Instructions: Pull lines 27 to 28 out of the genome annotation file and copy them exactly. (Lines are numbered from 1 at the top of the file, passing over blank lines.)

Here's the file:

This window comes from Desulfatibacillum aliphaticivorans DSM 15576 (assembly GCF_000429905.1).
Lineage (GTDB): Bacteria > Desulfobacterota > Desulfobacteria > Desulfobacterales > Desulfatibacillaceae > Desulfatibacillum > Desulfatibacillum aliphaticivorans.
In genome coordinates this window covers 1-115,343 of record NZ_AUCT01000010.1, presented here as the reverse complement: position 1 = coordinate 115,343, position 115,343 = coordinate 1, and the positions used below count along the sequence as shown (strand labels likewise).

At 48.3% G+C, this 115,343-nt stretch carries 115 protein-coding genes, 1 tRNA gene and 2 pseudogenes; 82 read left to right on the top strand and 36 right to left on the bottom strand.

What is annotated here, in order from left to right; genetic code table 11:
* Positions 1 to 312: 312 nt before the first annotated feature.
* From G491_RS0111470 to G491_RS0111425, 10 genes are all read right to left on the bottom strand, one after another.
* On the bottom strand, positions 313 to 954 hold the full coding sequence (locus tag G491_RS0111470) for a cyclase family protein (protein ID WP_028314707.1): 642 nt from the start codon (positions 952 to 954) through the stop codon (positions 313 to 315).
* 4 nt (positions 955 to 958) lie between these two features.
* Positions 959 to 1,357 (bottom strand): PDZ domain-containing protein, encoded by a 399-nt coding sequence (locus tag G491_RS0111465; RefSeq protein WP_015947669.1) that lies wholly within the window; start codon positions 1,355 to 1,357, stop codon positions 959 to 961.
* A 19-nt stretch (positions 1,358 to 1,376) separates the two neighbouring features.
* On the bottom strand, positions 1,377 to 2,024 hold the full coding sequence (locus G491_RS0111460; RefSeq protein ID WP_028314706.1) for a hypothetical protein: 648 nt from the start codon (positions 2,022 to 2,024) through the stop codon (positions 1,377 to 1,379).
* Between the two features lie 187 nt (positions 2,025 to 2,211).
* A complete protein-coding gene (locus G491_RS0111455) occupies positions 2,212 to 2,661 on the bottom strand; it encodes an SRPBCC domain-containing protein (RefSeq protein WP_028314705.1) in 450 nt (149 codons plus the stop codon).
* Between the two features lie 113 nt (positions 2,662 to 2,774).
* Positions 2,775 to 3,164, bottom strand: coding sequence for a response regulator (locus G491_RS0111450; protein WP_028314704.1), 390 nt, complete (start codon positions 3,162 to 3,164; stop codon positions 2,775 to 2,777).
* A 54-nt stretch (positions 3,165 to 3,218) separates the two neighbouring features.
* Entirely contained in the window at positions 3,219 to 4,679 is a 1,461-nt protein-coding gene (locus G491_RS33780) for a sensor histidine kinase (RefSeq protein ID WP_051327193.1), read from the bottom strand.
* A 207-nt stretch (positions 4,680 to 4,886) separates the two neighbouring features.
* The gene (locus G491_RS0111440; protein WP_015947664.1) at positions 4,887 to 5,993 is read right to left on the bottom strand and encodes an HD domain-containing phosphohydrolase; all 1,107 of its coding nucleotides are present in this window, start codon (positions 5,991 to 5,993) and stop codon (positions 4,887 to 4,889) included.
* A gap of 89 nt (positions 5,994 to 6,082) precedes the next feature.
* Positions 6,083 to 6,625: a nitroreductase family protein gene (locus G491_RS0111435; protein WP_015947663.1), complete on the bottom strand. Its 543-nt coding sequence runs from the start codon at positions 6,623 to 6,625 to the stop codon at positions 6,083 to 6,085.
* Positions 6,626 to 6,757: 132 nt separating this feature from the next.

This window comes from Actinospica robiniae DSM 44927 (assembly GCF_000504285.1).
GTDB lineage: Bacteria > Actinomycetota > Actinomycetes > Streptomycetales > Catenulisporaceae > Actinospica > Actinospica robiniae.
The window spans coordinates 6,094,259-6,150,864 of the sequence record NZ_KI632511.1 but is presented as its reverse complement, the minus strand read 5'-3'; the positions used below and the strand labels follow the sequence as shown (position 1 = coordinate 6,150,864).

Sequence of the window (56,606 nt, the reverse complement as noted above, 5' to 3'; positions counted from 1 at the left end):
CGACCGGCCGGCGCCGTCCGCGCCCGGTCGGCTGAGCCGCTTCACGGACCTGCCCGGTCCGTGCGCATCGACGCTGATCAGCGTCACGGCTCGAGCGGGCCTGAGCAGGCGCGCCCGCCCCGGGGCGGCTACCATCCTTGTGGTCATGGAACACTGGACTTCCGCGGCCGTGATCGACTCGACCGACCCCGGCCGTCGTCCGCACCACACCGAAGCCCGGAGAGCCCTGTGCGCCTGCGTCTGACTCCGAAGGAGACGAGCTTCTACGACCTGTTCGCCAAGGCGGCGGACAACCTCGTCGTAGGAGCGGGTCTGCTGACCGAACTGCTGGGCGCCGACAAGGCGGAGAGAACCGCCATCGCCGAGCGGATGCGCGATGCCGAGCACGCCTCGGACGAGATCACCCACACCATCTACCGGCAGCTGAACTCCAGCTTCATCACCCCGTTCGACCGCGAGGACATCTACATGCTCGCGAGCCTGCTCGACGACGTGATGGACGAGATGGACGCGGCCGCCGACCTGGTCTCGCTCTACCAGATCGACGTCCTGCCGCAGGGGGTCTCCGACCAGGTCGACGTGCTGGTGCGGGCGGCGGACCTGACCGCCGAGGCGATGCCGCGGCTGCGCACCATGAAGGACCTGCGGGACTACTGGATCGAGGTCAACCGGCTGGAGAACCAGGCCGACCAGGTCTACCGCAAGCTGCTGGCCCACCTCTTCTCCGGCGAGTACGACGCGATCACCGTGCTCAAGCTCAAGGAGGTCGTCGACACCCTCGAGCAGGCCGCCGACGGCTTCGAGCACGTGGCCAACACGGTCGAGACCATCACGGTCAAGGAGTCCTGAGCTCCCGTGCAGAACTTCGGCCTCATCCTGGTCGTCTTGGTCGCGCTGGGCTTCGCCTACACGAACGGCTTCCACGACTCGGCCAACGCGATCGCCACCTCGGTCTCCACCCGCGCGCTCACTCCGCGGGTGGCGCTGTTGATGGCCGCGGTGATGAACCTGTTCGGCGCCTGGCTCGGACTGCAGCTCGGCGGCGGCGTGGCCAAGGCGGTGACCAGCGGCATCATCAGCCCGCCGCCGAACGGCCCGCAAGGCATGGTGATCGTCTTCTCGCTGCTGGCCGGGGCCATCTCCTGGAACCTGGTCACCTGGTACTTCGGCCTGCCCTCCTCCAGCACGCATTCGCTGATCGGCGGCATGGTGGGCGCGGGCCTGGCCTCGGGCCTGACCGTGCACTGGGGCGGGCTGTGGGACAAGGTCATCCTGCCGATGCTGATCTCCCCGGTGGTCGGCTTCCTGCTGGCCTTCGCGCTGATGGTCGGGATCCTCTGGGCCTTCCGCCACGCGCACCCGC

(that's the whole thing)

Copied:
Sequence of the window (56,606 nt, the reverse complement as noted above, 5' to 3'; positions counted from 1 at the left end):
CGACCGGCCGGCGCCGTCCGCGCCCGGTCGGCTGAGCCGCTTCACGGACCTGCCCGGTCCGTGCGCATCGACGCTGATCAGCGTCACGGCTCGAGCGGGCCTGAGCAGGCGCGCCCGCCCCGGGGCGGCTACCATCCTTGTGGTCATGGAACACTGGACTTCCGCGGCCGTGATCGACTCGACCGACCCCGGCCGTCGTCCGCACCACACCGAAGCCCGGAGAGCCCTGTGCGCCTGCGTCTGACTCCGAAGGAGACGAGCTTCTACGACCTGTTCGCCAAGGCGGCGGACAACCTCGTCGTAGGAGCGGGTCTGCTGACCGAACTGCTGGGCGCCGACAAGGCGGAGAGAACCGCCATCGCCGAGCGGATGCGCGATGCCGAGCACGCCTCGGACGAGATCACCCACACCATCTACCGGCAGCTGAACTCCAGCTTCATCACCCCGTTCGACCGCGAGGACATCTACATGCTCGCGAGCCTGCTCGACGACGTGATGGACGAGATGGACGCGGCCGCCGACCTGGTCTCGCTCTACCAGATCGACGTCCTGCCGCAGGGGGTCTCCGACCAGGTCGACGTGCTGGTGCGGGCGGCGGACCTGACCGCCGAGGCGATGCCGCGGCTGCGCACCATGAAGGACCTGCGGGACTACTGGATCGAGGTCAACCGGCTGGAGAACCAGGCCGACCAGGTCTACCGCAAGCTGCTGGCCCACCTCTTCTCCGGCGAGTACGACGCGATCACCGTGCTCAAGCTCAAGGAGGTCGTCGACACCCTCGAGCAGGCCGCCGACGGCTTCGAGCACGTGGCCAACACGGTCGAGACCATCACGGTCAAGGAGTCCTGAGCTCCCGTGCAGAACTTCGGCCTCATCCTGGTCGTCTTGGTCGCGCTGGGCTTCGCCTACACGAACGGCTTCCACGACTCGGCCAACGCGATCGCCACCTCGGTCTCCACCCGCGCGCTCACTCCGCGGGTGGCGCTGTTGATGGCCGCGGTGATGAACCTGTTCGGCGCCTGGCTCGGACTGCAGCTCGGCGGCGGCGTGGCCAAGGCGGTGACCAGCGGCATCATCAGCCCGCCGCCGAACGGCCCGCAAGGCATGGTGATCGTCTTCTCGCTGCTGGCCGGGGCCATCTCCTGGAACCTGGTCACCTGGTACTTCGGCCTGCCCTCCTCCAGCACGCATTCGCTGATCGGCGGCATGGTGGGCGCGGGCCTGGCCTCGGGCCTGACCGTGCACTGGGGCGGGCTGTGGGACAAGGTCATCCTGCCGATGCTGATCTCCCCGGTGGTCGGCTTCCTGCTGGCCTTCGCGCTGATGGTCGGGATCCTCTGGGCCTTCCGCCACGCGCACCCGC